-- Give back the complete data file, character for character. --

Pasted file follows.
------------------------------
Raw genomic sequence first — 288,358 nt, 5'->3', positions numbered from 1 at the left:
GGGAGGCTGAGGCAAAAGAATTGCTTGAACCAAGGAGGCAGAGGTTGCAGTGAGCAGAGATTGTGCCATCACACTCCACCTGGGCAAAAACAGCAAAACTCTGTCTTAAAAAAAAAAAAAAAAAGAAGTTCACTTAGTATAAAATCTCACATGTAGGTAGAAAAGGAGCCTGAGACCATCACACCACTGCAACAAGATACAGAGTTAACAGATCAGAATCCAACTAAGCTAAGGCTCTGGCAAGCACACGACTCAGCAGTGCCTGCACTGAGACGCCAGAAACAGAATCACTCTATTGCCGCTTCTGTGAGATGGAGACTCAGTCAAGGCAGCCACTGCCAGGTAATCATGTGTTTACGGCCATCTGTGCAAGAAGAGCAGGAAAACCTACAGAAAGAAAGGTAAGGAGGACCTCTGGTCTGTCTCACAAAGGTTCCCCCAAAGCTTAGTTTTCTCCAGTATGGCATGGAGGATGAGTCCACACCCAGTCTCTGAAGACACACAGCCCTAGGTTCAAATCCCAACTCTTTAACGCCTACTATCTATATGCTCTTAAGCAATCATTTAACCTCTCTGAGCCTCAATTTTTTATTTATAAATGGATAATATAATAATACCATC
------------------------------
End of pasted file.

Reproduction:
Raw genomic sequence first — 288,358 nt, 5'->3', positions numbered from 1 at the left:
GGGAGGCTGAGGCAAAAGAATTGCTTGAACCAAGGAGGCAGAGGTTGCAGTGAGCAGAGATTGTGCCATCACACTCCACCTGGGCAAAAACAGCAAAACTCTGTCTTAAAAAAAAAAAAAAAAAGAAGTTCACTTAGTATAAAATCTCACATGTAGGTAGAAAAGGAGCCTGAGACCATCACACCACTGCAACAAGATACAGAGTTAACAGATCAGAATCCAACTAAGCTAAGGCTCTGGCAAGCACACGACTCAGCAGTGCCTGCACTGAGACGCCAGAAACAGAATCACTCTATTGCCGCTTCTGTGAGATGGAGACTCAGTCAAGGCAGCCACTGCCAGGTAATCATGTGTTTACGGCCATCTGTGCAAGAAGAGCAGGAAAACCTACAGAAAGAAAGGTAAGGAGGACCTCTGGTCTGTCTCACAAAGGTTCCCCCAAAGCTTAGTTTTCTCCAGTATGGCATGGAGGATGAGTCCACACCCAGTCTCTGAAGACACACAGCCCTAGGTTCAAATCCCAACTCTTTAACGCCTACTATCTATATGCTCTTAAGCAATCATTTAACCTCTCTGAGCCTCAATTTTTTATTTATAAATGGATAATATAATAATACCATC